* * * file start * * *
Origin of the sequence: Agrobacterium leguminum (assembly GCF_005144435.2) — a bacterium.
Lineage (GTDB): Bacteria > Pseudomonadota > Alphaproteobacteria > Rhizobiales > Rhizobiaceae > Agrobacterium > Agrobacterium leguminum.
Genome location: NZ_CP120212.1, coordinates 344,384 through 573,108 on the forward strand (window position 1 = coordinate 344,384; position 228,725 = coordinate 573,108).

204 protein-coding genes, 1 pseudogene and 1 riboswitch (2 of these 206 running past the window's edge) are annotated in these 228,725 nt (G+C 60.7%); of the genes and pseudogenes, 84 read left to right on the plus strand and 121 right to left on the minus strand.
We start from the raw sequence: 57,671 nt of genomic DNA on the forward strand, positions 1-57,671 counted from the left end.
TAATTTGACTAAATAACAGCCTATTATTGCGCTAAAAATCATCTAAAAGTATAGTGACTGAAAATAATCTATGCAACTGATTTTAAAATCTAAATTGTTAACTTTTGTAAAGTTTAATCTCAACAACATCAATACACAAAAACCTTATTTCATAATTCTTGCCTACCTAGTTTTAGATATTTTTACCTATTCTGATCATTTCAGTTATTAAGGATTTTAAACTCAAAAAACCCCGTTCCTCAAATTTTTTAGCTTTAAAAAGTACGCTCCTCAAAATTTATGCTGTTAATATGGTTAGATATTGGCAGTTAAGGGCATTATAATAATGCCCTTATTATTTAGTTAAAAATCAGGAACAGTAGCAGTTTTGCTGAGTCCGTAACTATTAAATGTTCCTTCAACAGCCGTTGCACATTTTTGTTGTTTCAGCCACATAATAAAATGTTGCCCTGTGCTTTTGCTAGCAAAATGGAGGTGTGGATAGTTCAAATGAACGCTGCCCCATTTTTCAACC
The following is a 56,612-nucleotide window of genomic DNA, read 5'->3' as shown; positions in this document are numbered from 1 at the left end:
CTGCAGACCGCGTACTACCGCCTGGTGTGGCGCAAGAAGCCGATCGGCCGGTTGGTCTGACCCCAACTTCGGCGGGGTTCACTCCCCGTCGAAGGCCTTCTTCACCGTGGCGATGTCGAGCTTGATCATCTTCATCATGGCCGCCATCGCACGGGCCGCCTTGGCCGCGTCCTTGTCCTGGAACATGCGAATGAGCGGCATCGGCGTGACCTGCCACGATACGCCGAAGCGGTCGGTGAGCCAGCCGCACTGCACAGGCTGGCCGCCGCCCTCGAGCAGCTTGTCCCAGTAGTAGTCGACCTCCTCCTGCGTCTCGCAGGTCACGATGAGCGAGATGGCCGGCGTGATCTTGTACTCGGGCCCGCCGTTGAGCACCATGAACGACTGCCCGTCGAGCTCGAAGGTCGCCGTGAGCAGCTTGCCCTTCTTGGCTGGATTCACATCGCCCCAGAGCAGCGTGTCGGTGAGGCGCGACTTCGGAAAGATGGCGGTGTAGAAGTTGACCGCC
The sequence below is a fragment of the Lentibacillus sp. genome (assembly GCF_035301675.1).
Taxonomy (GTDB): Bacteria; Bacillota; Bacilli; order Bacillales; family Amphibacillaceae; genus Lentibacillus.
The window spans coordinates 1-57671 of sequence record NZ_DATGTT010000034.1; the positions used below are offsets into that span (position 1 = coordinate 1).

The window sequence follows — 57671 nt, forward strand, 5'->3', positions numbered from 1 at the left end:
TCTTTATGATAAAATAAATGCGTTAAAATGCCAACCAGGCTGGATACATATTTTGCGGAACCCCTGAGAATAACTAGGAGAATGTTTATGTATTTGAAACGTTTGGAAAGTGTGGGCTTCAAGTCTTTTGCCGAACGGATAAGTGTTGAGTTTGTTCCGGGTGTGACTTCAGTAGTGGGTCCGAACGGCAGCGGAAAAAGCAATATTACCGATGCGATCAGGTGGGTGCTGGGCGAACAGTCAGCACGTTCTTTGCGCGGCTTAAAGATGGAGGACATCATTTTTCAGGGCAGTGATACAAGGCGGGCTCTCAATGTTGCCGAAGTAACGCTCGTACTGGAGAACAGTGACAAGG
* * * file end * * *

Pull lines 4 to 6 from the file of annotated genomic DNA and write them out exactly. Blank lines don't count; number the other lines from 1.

204 protein-coding genes, 1 pseudogene and 1 riboswitch (2 of these 206 running past the window's edge) are annotated in these 228,725 nt (G+C 60.7%); of the genes and pseudogenes, 84 read left to right on the plus strand and 121 right to left on the minus strand.
We start from the raw sequence: 57,671 nt of genomic DNA on the forward strand, positions 1-57,671 counted from the left end.
TAATTTGACTAAATAACAGCCTATTATTGCGCTAAAAATCATCTAAAAGTATAGTGACTGAAAATAATCTATGCAACTGATTTTAAAATCTAAATTGTTAACTTTTGTAAAGTTTAATCTCAACAACATCAATACACAAAAACCTTATTTCATAATTCTTGCCTACCTAGTTTTAGATATTTTTACCTATTCTGATCATTTCAGTTATTAAGGATTTTAAACTCAAAAAACCCCGTTCCTCAAATTTTTTAGCTTTAAAAAGTACGCTCCTCAAAATTTATGCTGTTAATATGGTTAGATATTGGCAGTTAAGGGCATTATAATAATGCCCTTATTATTTAGTTAAAAATCAGGAACAGTAGCAGTTTTGCTGAGTCCGTAACTATTAAATGTTCCTTCAACAGCCGTTGCACATTTTTGTTGTTTCAGCCACATAATAAAATGTTGCCCTGTGCTTTTGCTAGCAAAATGGAGGTGTGGATAGTTCAAATGAACGCTGCCCCATTTTTCAACC